by Elliot Davies
Nottingham lacks a mid-size music venue. For a band like The Flaming Lips, this presents a problem. Their dedicated cult fanbase makes them too big for most of the city’s venues, but apparently not big enough for the arena.
This show was meant to take place at the Capital FM Arena, but it was moved to Rock City. As a result, we get a soundsystem and a light show designed for a significantly bigger stage crammed into a comparatively cozy room.
Is it overwhelming? Absolutely. Retina searing lights and ear-bleeding volumes threaten to obliterate the senses. After a wet, miserable and dispiriting week, this is exactly what I need.
At times it’s almost too much to bear. Their cover of Lucy In The Sky With Diamonds lives up to its implied psychedelic backronym. Its surging, churning chorus of incredible sonic intensity threatens to vaporise those stood at the front. Earlier, the speakers were audibly straining under the immense weight of The W.A.N.D. Stare into the strobes and you might collapse.
The newest songs, too, were crazily intense. Last year’s The Terror was their bleakest album yet. Live, the songs are fleshed out from their desolate recorded form, taking on new life and new volume to become hypnotic prog nightmare soundscapes. The strobes pulse in time to the propulsive drums of Look… The Sun is Rising, as frontman Wayne Coyne comforts a baby like it’s humanity’s one remaining hope. It feels as though the cascading LED fibre optics are achieving synchronicity with your very disorientated brain waves. This is psychedelic music in the purest sense of the word: a mind, devoid of hope, manifest for all to see, hear and feel.
It’s moving, but not at all uplifting. Shows immediately following the release of The Terror were reportedly genuinely upsetting. With divorce, relapse, public scorn and horrible relationship breakdowns, the past few years can’t have been easy for The Flaming Lips. The pressure took its toll, and was reflected in some uncharacteristically forlorn performances.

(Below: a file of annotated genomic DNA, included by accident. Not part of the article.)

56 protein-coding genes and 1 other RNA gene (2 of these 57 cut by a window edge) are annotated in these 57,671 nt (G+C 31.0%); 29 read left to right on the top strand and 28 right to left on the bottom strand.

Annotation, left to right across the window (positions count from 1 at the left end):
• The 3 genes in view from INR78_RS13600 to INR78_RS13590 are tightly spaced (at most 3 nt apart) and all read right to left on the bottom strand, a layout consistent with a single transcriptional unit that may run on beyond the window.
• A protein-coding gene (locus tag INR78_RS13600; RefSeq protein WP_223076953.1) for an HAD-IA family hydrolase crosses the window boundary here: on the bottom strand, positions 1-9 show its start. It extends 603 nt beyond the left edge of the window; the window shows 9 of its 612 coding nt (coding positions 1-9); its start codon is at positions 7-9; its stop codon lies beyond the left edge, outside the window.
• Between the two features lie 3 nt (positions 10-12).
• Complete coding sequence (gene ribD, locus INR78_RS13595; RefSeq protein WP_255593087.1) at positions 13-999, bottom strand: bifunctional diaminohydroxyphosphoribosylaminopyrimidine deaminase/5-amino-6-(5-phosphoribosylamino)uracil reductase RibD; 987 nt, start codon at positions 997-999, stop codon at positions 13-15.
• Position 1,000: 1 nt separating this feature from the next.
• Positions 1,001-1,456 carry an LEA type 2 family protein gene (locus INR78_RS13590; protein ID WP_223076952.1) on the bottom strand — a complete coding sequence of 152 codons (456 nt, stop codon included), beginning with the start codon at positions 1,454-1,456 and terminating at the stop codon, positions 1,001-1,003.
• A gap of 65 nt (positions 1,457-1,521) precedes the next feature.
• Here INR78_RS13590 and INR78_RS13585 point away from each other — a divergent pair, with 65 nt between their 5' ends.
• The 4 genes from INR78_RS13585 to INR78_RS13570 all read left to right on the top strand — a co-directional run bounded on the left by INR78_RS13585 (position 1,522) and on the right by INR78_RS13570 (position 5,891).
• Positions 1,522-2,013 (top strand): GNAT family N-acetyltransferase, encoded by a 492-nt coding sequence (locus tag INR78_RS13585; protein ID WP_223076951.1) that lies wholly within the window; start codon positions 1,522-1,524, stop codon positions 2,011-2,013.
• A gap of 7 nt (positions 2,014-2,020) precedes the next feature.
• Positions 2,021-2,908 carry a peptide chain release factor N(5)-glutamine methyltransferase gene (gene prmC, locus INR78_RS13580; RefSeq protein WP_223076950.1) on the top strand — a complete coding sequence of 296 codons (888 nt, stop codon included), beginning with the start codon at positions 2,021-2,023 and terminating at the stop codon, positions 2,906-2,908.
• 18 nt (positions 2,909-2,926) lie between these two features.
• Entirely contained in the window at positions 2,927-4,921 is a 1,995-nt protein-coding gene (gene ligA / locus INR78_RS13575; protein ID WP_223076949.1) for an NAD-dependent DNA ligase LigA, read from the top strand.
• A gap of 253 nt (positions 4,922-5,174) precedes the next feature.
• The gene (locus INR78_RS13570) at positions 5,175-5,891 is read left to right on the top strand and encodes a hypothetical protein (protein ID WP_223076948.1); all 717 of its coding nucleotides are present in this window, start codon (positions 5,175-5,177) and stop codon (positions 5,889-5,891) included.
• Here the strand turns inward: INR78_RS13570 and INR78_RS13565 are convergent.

Yet whilst it would have been unforgettable to have seen the likes of this, the sun really has risen again for The Flaming Lips. As if to prove that the will always negates defeat, their latest tour all but abandons The Terror. In place of the sorrow is a renewed determination to ensure that all will have the best night of their lives. Gone are the dark explorations of pain, fear and death. The lesson tonight is that the world is a scary place, but life can be wonderful if we’re all nice to each other.
On this comparatively smaller stage, there isn’t room for the usual props, costumes, and other trimmings. The band, too, are all-but obscured behind a curtain of LED fibre optics. Stripped of all spectacle, this is something I never thought I’d ever see: A straight-ahead Flaming Lips rock show, in which the songs are allowed to speak for themselves. We are treated to a career spanning setlist that acts as a reminder that The Flaming Lips have written some of the most beautiful rock epics of the past four decades.
Race For The Prize, Yoshimi Battles The Pink Robots, A Spoonful Weighs A Ton and, of course, the immortal Do You Realize?? – these are anthems of love, hope, wonder and optimism in the face of potentially overpowering odds.
Yet the sadness is evidently still there. Whilst introducing Feeling Yourself Disintegrate, Wayne Coyne’s voice nearly breaks up as he extols the life-affirming beauty of simply “feeling good”. Then comes Waitin’ For A Superman, one of the saddest songs ever written as far as I’m concerned. Tonight it’s dedicated to a long-time fan, who has apparently attended every single show since she was 13. It’s sung on what sounds like the verge of tears, and afterwards Wayne jumps into the crowd for a much-needed hug from a faithful friend.
The sadness runs deep, but whereas this time last year The Flaming Lips appeared to invite their crowds to wallow, now they’re urging us to fight. Don’t let the sorrow – The Terror – get the better of you. Life’s too short, and love’s too fleeting. Be excellent to each other.
Is it overwhelming? Absolutely. I’d go as far as to say that it’s devastating.